I lay Pierre on the metal table to receive his euthanasia shot. He stays close to me, his soft back pressing lightly against my belly. And then I see a gentle tilting of his ears to the side, his head dropping slightly, such a quiet releasing of his cat life. Witnessing life leave. With so much sadness, I pick the bundle of him up again and carry him, his body, back to the car. On the drive home, I hold his body close—it is so heavy in my arms, in my lap. Is life light?

    Bonnie: Oh Paula, I am so sorry for your loss. Dear Pierre.

    Wow… Is life light? Invisible collaborators. The sky has come closer. And an invitation

    to awareness around the portal of death. Witnessing spirit flow out of bodies.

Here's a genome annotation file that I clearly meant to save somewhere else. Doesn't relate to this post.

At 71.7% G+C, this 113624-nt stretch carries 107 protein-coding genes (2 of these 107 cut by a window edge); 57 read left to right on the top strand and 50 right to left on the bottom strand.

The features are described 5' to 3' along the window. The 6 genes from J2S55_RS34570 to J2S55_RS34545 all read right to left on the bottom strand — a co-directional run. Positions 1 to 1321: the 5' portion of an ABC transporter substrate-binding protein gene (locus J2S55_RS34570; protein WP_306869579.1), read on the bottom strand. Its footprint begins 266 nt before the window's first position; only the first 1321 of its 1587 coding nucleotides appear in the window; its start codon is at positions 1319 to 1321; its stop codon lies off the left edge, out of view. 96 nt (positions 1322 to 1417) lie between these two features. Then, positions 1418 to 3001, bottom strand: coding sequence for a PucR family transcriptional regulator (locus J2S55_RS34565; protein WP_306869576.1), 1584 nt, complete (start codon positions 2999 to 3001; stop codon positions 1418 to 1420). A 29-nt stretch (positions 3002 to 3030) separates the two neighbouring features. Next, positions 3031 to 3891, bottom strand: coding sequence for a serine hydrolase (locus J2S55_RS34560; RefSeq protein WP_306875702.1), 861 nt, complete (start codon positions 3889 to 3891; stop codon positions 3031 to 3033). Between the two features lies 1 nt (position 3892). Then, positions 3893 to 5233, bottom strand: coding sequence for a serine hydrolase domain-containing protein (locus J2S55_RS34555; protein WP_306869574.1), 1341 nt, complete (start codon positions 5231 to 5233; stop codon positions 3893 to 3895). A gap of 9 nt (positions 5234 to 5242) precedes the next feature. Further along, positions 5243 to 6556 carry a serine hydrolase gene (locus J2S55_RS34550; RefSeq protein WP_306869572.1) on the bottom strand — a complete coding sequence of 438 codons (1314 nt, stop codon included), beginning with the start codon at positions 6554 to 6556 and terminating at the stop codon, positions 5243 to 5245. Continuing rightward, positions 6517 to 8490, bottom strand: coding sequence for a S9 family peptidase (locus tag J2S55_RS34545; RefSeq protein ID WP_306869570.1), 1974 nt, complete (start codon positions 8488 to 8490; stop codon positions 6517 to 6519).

There is the energy flowing among the living and then the mystery of… do we dare to say it, the energy that may flow between the living and….(silence)… no word comes…something of the emptiness… I’m at the end of my vocabulary.

    Feeling into the relationship between the energy we experience among us as living beings, and this other energy that maybe we can let ourselves know. This place feels close to empty mover, empty witness.

    Paula, your words about the sky coming closer cause me to remember:

    I am in the Pocono Mountains. I am young, maybe 21, and one evening a small group of us are sitting on the floor, listening to First Nation Mohawk-tribe elders as they stand before us and speak. They are telling stories from their hand-woven belts, stories about life forces and about being human. Things they know and we don’t. They are offering these stories to we white people as an offering, in what I experience as an act of unmediated generosity. I take in all I can, impressionistically. Afterwards, I go outside and stand on a balcony, gazing up at the night sky.